Wyman Park Ⓒ Edward Weiss for the Central Baltimore Partnership

You can learn more about Wyman Park from the Wyman Park Community Association and/or Live Baltimore.

 

 

Arts and Business Districts and Waterways

artscape bubble

The Station North Arts District

Art is everywhere in Central Baltimore. You don't have to visit the three neighborhoods of the Station North Arts District (Barclay, Charles North, and Greenmount West), to experience it. For instance, there are Old Masters in Charles Village (at the BMA) and cutting-edge rockers at the Ottobar (Baltimore's premier Indy rock venue) in Remington. But the designation of Station North as Baltimore's first arts district has had a profound effect. The district has been propelled into a nationwide arts destination that was recently recognized by USA Today as one of the top five arts districts in the U.S. Longtime support has been provided by our Station North Arts District Program. The program has its own website that features information both about its own activities, and the Station North Arts District as a whole.

For more information about what’s happening in the Station North Arts District, visit  www.stationnorth.org.

32nd Street Farmer's Market Ⓒ Edward Weiss for the Central Baltimore Partnership

Waverly Main St. Commercial District

Located in an area on and adjacent to Greenmount Avenue between 34th and 29th street, Waverly Main Street is a designated commercial district under Baltimore City Main Streets program. This qualifies it for “support and public resources” to “attract new businesses and new jobs.” Thus it is the only “official” commercial district in Central Baltimore. But just as art here is not confined to an arts district, commerce takes place in multiple locations. A wide variety of small, to medium size, businesses (of all types) produce everything from video games, to furniture, to personal care products, in different neighborhoods where workplaces blend harmoniously with homes. Retailers are similarly diverse — with clusters of shops sprinkled around Central Baltimore, often along stretches of Charles Street, St Paul Street, North Avenue and Greenmount Avenue.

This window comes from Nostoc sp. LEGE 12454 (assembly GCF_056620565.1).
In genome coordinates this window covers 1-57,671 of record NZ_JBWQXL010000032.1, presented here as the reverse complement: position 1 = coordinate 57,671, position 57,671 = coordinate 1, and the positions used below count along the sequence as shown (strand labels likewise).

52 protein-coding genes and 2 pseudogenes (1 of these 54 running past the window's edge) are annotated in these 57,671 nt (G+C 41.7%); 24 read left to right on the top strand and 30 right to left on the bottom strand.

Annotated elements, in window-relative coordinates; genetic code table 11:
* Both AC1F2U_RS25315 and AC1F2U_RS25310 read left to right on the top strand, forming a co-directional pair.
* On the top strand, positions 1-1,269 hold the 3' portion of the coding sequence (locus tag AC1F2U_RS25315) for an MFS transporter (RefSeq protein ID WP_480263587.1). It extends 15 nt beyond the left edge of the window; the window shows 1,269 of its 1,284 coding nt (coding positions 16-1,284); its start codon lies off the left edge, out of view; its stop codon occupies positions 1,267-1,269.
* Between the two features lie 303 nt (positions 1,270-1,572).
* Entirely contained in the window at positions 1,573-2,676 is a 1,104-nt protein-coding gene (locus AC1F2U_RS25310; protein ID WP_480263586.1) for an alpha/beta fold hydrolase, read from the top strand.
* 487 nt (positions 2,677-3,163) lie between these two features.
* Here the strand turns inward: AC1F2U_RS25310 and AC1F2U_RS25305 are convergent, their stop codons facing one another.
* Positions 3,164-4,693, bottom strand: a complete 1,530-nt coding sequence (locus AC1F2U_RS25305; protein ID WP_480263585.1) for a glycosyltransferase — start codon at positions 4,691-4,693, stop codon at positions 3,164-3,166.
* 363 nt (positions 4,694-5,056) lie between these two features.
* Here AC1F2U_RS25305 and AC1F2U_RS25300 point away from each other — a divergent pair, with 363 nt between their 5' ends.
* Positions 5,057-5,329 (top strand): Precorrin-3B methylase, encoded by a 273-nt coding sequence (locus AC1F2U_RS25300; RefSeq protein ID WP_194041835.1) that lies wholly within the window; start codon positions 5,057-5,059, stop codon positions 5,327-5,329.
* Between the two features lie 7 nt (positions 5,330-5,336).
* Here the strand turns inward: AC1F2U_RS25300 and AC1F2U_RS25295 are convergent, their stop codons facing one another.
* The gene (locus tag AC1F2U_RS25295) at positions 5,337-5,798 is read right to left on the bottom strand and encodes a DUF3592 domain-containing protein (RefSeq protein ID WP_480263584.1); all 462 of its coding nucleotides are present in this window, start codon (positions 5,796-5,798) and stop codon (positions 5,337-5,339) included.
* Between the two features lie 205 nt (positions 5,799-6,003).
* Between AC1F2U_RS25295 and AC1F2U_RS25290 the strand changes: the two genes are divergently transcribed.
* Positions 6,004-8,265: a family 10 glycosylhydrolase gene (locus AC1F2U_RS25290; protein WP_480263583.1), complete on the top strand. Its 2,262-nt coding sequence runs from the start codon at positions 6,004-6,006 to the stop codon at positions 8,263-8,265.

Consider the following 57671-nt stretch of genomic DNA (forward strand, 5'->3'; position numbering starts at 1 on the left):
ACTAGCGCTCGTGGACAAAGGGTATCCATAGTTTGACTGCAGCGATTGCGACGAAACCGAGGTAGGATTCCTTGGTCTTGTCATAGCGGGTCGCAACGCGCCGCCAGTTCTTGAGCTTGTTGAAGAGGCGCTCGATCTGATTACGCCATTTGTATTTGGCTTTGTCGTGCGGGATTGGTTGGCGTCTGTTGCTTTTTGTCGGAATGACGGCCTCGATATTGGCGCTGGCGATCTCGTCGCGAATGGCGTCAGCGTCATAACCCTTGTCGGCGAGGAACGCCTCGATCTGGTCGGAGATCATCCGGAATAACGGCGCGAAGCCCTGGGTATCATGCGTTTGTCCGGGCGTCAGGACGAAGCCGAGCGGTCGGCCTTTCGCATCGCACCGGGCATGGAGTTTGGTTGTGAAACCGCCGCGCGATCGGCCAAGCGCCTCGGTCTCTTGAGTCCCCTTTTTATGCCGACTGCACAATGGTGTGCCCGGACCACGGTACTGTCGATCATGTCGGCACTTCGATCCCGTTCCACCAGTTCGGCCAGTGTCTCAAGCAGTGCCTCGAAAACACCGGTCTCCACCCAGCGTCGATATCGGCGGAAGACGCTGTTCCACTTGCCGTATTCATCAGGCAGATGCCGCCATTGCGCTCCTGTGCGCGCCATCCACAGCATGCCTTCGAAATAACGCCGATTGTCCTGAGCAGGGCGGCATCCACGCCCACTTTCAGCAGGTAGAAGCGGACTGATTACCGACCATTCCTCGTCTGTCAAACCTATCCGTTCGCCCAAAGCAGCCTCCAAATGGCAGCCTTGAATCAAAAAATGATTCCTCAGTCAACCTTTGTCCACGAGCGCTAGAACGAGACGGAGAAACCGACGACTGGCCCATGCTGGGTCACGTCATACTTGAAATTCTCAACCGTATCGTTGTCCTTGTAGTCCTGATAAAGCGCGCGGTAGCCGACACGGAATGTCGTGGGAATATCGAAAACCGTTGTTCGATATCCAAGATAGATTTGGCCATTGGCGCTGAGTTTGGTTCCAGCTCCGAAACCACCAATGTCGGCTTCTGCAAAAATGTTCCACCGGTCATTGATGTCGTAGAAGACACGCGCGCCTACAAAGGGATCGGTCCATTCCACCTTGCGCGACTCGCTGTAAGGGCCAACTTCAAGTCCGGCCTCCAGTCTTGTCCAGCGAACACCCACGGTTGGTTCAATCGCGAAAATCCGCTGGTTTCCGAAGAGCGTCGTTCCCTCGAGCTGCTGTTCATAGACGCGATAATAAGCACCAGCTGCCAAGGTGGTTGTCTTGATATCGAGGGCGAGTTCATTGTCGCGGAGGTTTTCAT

Learn more about the Waverly Main Street Commercial District on the waverlymainstreet.org website.

Jones Falls Ⓒ Edward Weiss for the Central Baltimore Partnership

The Jones Falls Watershed

The Jones Falls River is as small (about 18 miles long), as it is historic and beautiful. It runs between Baltimore County and Baltimore Harbor, and a section of it forms Central Baltimore’s western border. We consider it a local treasure, despite the fact that many of our residents are only aware of it as the body of water that runs below I-83 and the Light Rail. Thus we were delighted that in 2018, the Friends of The Jones Falls, Inc was formed to aid the watershed, and protect this important part of Baltimore’s past and future. It “is a volunteer-based organization incorporated to support and sustain the quality of life and long-term stewardship of the Jones Falls" — as a 501(c)(3) we can accept tax deductible contributions — to assist their stewardship. Please note, all funds will go directly to them. To learn more about the Friends of the Jones Falls, and what it does, visit their website.

To donate to Friends of The Jones Falls, please click the Central Baltimore donate button below and then email the amount of the donation to akaufman@centralbaltimore.org (to ensure your donation benefits the Jones Falls).